Travelling the Southern Roads
This week saw me swept up in the beauty of the Mataura, travelling the Southern roads to Bluff for an incredible community wide hui in the vibrant beauty of Te Rau Aroha marae. While the winds and rains roared outside, there was a sizable gathering of whānau, community supporters, local residents who came to hear the story of the Awarua Hub.
The Whānau Ora initiative being pioneered by Awarua has eight long term goals:
To maximize cultural, social and eco-tourism opportunities
To have a rongoā based pharmaceutical and cosmetics micro industry
To have opportunities in farming and fishing (including aquaculture)
To have a centre of excellence, research centre and aquarium
To have a community and youth centre with a sporting arena
To have an aged care and retirement centre that provides respite care
To have a rejuvenated tourism and retail centre
To have specialist tertiary education and training.
On Monday night two particular initiatives were launched. The first was Scavenger City. The goal is to target 25-40 year old males to attract them to Bluff to take part in a competitive, interactive, time-limited, real game experience, based in the former Landfill. The team have acquired great support from the local Council, the Bluff Community Council, Bluff tourism – and the wider public.
The second current initiative is marine cosmetics based on the humble oyster shell. All in all a wonderfully inspiring night of innovation and passion.
On Tuesday we had our final of the six regional conversations that have taken place under the mantle of Tū Pono: Te Mana Kaha o Te Whānau. Early on in the hui, Tania Mataki shared with us the five winning ways to wellbeing: to be present, to be connected, to be active, to learn something different and to take notice. Great inspiration for a hui of honesty, courage and creativity.
The hui maintained the high standard of kōrero and challenge, to lift the lid on the secrets of violence; to be there for our tamariki - mai te tīmata, mai te mutunga. We heard about one couple who follow the ‘eyes on’ policy. At every hui they take their children with them one of them will be charged with keeping an eye on where their kids are and with whom. Another talked about being the poutokomanawa for her whānau – taking the mokopuna home with her rather than allowing them to be around alcohol.
Tā Mark concluded the hui with the challenge: we will be back to see what you have done, what difference has been made, how we keep our families safe and well. It is a great opportunity to stand up, speak out and create a better safer future for all our families.
I then made the trip from Dunedin to Hawkes Bay to witness the talents on fire from 39 kapa haka groups from over 400 secondary schools throughout Aotearoa. Te Waipounamu was well represented by the passionate performances of:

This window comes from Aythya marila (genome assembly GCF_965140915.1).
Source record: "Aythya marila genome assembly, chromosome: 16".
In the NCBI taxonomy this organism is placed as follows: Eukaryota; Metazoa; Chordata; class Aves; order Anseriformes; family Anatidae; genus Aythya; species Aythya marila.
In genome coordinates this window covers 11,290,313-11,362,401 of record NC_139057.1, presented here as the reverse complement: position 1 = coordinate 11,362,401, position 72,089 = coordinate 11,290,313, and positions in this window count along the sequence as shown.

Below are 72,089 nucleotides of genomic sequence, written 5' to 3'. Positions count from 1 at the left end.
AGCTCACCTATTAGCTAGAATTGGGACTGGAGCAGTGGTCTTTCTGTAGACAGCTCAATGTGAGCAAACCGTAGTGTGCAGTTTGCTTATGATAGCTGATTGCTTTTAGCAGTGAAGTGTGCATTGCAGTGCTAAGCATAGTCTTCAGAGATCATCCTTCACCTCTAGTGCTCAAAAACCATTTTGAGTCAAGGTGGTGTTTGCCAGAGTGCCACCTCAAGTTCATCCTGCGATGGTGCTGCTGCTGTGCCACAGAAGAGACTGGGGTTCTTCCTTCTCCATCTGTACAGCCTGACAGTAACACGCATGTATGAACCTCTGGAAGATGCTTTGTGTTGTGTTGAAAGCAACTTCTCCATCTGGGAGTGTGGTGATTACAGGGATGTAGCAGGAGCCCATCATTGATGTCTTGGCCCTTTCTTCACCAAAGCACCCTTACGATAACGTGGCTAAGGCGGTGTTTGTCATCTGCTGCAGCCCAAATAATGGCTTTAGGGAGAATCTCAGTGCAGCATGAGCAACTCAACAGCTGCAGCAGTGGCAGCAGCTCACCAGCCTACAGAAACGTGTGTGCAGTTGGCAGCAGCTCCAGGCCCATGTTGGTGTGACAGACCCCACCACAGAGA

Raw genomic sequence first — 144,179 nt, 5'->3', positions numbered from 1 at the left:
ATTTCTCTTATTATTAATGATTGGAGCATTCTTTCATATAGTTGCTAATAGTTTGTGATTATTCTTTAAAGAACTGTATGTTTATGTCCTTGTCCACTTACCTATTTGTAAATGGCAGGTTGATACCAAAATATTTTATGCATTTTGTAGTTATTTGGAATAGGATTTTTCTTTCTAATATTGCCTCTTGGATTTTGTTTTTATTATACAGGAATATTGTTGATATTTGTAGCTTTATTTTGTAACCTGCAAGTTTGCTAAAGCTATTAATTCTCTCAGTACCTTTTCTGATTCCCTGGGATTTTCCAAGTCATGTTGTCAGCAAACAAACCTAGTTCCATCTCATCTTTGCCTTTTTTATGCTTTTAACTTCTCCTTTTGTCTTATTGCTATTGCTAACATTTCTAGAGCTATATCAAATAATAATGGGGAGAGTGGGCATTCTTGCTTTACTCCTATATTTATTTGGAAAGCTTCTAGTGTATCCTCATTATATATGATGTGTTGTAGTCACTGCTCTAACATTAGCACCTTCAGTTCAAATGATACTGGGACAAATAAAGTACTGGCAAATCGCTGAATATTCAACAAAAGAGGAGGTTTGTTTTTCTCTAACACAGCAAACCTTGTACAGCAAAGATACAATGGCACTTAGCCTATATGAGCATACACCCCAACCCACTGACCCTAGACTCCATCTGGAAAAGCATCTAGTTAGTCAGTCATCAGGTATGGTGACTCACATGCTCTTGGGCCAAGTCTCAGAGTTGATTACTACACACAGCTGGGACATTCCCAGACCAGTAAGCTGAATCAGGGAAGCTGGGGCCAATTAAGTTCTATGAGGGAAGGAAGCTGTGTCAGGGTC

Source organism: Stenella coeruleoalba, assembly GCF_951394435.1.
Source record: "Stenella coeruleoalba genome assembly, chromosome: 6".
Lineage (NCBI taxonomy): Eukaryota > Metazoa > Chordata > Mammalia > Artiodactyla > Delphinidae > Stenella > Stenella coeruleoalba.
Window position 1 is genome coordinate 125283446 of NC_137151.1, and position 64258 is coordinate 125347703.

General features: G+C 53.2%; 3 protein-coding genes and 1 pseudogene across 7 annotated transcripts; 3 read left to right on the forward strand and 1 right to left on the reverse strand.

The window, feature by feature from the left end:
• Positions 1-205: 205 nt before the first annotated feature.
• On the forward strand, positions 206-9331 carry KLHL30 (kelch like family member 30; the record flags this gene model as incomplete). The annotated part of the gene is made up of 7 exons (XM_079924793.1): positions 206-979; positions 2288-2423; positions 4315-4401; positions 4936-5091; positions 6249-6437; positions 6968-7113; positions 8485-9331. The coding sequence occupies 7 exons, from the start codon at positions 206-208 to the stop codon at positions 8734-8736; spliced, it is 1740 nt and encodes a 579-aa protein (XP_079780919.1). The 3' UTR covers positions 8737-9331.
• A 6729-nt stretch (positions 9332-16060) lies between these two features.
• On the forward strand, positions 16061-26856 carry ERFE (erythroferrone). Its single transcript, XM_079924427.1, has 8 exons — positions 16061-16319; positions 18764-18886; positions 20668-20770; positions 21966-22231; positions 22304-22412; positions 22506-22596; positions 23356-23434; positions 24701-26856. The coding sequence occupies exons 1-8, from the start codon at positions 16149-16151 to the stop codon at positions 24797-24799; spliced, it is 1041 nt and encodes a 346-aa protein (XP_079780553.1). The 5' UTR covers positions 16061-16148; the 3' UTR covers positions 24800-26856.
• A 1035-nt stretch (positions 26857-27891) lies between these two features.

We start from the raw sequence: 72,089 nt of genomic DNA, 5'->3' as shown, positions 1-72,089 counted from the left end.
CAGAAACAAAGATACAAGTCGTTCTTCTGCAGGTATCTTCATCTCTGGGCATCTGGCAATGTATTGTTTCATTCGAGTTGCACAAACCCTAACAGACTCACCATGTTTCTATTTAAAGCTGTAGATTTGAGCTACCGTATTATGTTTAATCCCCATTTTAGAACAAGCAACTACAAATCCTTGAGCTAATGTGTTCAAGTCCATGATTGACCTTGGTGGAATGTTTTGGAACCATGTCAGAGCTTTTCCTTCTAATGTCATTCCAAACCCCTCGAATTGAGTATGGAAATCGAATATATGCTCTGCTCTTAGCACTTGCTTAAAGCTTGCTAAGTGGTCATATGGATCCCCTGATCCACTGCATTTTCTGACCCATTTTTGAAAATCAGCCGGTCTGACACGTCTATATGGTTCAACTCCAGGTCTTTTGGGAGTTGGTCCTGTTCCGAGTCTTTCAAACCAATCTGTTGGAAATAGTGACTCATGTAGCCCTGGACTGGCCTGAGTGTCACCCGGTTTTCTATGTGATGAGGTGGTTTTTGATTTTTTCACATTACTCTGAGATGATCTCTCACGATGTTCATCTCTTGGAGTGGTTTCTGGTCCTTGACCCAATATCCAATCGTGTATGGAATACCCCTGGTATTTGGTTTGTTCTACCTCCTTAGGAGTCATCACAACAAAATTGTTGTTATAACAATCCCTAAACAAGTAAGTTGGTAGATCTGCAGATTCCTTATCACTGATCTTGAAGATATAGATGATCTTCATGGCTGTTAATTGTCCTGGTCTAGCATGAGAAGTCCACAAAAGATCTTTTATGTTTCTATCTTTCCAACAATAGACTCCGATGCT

Te Kapa Haka o Te Toi Huarewa: comprising Te Whānau Tahi, Christchurch Boys High and Hornby High School of Christchurch. Established in 2015, the group was formed to provide experience and opportunity to rangatahi living in Waitaha and to instil in them the tikanga and values of te ao Māori. This year’s competition will be the first time the majority of the group’s performers have tested their kapa haka skills at the national level.
Te Wharekura o Arowhenua: Established in 1998, Te Whare Kura o Arowhenua represents Te Kura Kaupapa Māori o Arowhenua.
Te Rourou Kura (Te Tau Ihu and Te Waka a Māui). Established in 2004, Te Rourou Kura is a combined secondary school team based in Nelson and affiliates with all iwi and marae from Te Tauihu o te Waka ō Māui.
He Waka Kotuia. He Waka Kōtuia from Te Waipounamu is a combination of King’s High School and Queen’s High School, and are affiliated to Kāi Tahu, Kāi Te Ruahikihiki and Kāi Te Pahi.
It was a remarkable festival of talent and meaning. There were waiata paying tribute to Whaea Tariana Turia; there were many waiata tangi honouring loved ones and leaders lost over the last year; there was a consistent focus on rangatiratanga, on mana motuhake; the dialect of Kāi Tahu featured strongly; the roopu tautoko across Te Waipounamu was humbling as our schools rose to tautoko each other – Maraka Maraka!
The tragic circumstances around homelessness; the versatility of Te Aute and Hato Paora boys-on-poi; the harmonies, the acrobatic physicality, the strength and above all passion of our rangatahi was unbelievably inspiring. Our future is in good hands.
Finally, the week ended on a high with two of our staff attending a wānanga in Blenheim where Professor Mason Durie and Rangimarie Naida Glavish shared their stories, strategies and skills around Whānau Ora.
The Marlborough Children’s Team, Nelson Marlborough District Health Board, Te Hauora o Ngati Rarua, Te Runanga o Rangitane ki Wairau and Te Putahitanga ki te Waipounamu, came together to offer Marlborough children’s workforce, and staff of Iwi/ Maori organisations a unique opportunity to share in their wisdom.
Some ideas around Whānau Ora Commissioning for whānau from Professor Durie:
- Whānau@Home recognises the importance of relationships between whānau members. Whānau@Home is about inter-generational ties, current lives, and future aspirations
- Whānau@Māori recognises the heritage, culture, whakapapa, and other connections that link whānau to te ao Māori
- Whānau@Large recognises that whānau live in communities and are integral members of wider society.
Finally, if you want to fall in love, burst with pride, get mobilised and motivated – please have a look at our fabulous kapa haka roopu from Te Waipounamu – those rangatahi truly make us all proud. Ngā mihi nunui ki a koutou, ngā rangatahi ngā rangatira mō āpōpō.